- solen.sk - TUBERCULOSIS AT THE BEGINNING OF THE 21ST CENTURY - PRACTICAL PERSPECTIVE, Ivan Solovič, Institute of Tuberculosis and Lung Diseases and Thoracic Surgery, Vyšné Hágy
- solen.sk - Tuberculosis - still a topical problem, Doc. MUDr. Ivan Solovič, CSc. from the National Institute of Tuberculosis and Lung Diseases and Thoracic Surgery, Vyšné Hágy, Faculty of Health of the Catholic University of Ružomberok.
- Standard procedure.
- ncbi.nlm.nih.gov - Tuberculosis, Rotimi Adigun, Rahulkumar Singh
- pubmed.ncbi.nlm.nih.gov - Steps to the discovery of Mycobacterium tuberculosis by Robert Koch, 1882, E. Cambau, M. Drancourt
- clinicalmicrobiologyandinfection.com - From antiquity to the discovery of the tubercle bacillus.
Tuberculosis is one of the most feared infectious diseases. It mainly affects the lungs. How does it manifest itself? What are its causes? What is the contagiousness of tuberculosis and how is it transmitted?
Tuberculosis (TB) is one of the most feared infectious bacterial diseases. It primarily affects the lungs, but can also occur as an extrapulmonary infection.
"If the importance of a disease were measured by the number of victims, even the most dreaded infectious diseases, such as plague and cholera, would remain far behind tuberculosis" Robert Koch, 24 March 1882.
Of the extrapulmonary organs, it most commonly affects the pleura, lymph nodes, central nervous system, bones, joints, urinary tract, gastrointestinal system, or skin.
A major problem today is the increasing incidence of resistant forms of TB. The bacteria can resist even the most bactericidal antituberculosis drugs in their numerous combinations.
The treatment of tuberculosis is very specific and challenging.
It requires expert supervision, adherence to a strict dosage regimen and a treatment schedule with effective antituberculosis drugs.
Characteristics of tuberculosis
Tuberculosis (TB) is an infectious bacterial disease caused by Mycobacterium tuberculosis.
Paleomicrobiology was responsible for the discovery of the causative agent of tuberculosis.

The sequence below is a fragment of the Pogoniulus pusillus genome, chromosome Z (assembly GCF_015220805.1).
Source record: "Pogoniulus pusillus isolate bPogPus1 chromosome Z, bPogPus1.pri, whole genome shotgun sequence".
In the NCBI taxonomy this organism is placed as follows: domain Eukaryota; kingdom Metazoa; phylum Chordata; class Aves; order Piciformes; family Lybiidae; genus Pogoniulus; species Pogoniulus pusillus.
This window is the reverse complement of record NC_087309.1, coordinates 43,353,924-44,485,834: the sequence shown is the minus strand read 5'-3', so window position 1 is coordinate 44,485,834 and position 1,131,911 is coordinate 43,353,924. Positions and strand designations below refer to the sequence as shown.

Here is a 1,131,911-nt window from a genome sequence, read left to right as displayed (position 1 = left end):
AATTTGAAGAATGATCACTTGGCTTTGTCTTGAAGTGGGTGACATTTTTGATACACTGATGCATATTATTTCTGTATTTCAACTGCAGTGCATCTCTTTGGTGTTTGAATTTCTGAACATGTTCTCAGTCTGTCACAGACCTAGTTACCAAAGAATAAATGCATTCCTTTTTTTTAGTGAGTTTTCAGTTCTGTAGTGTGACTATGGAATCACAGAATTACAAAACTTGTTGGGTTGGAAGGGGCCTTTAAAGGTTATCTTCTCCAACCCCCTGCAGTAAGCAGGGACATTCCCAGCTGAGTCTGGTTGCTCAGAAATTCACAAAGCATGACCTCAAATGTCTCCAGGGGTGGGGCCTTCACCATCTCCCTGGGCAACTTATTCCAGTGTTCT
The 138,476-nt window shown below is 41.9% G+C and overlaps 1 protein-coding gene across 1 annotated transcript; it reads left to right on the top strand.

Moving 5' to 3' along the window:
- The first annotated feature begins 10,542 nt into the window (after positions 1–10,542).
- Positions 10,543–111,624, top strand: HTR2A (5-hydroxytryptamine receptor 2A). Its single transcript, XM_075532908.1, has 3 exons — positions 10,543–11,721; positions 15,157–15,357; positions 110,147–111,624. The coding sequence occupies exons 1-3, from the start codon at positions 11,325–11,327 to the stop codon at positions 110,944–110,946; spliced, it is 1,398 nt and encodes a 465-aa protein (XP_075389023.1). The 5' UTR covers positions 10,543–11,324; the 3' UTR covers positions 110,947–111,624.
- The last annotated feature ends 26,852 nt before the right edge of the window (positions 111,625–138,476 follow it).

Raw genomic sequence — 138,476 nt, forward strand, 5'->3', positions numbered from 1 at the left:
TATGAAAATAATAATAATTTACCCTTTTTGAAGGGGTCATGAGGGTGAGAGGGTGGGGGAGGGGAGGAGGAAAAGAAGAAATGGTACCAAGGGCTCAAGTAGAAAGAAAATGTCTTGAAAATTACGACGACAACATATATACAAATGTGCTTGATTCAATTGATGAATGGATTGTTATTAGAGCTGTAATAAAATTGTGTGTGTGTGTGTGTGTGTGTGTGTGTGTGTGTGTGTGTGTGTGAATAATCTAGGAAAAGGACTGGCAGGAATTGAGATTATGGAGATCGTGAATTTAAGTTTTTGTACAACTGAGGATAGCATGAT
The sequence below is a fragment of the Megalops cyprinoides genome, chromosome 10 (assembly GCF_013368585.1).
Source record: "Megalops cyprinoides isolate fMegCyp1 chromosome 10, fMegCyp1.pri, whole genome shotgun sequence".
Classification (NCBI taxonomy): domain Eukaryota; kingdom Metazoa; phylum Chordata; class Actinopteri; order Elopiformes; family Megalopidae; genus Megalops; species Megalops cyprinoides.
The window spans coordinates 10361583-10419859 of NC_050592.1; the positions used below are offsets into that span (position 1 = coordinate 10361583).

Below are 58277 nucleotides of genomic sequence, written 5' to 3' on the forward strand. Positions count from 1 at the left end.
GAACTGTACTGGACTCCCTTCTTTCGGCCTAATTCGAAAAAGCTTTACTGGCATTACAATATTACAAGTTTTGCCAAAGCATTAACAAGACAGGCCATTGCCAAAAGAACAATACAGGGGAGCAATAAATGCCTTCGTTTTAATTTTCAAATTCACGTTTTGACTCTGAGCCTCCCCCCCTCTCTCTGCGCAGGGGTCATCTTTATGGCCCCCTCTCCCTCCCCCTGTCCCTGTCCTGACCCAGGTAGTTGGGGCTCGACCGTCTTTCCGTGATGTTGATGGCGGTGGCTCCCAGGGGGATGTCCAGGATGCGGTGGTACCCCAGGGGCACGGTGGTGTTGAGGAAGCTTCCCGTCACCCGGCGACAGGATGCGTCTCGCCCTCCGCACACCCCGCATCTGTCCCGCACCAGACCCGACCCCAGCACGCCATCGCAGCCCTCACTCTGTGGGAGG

It is the science that deals with the analysis of dead organisms. The causative agents of tuberculosis have been discovered on animal and human skeletons thousands of years old.
The most famous scientist associated with this discovery is the German physician Robert Koch.
But he was not alone in this discovery. He was helped by the earlier scientific work of the French physician Jean-Antoine Villemine. It was he who discovered that tuberculosis was a contagious disease. He devised a new microbiological staining procedure and a new culture procedure.
Thanks to these new findings, Robert Koch was able to announce to the Berlin Physiological Society on 24 March 1882 that he had discovered the microorganism that causes the deadly and dreaded tuberculosis. He then called this new microorganism the "tuberculovirus".
It was not until 1883 that the bacterium was given its current name, Mycobacterium tuberculosis.
The disease mainly affects the lungs, but extrapulmonary disease is also common.
The most common forms of pulmonary tuberculosis
- Infiltrative pulmonary TB is characterised by inflammatory pulmonary infiltrates that form numerous effusions and tend to caseify rapidly. They affect any part of the lungs.
- Tuberculoma falls under the infiltrative form. On chest X-ray it appears as a solitary, round and sharply demarcated mass. Its centre may be collapsed, i.e. caseated.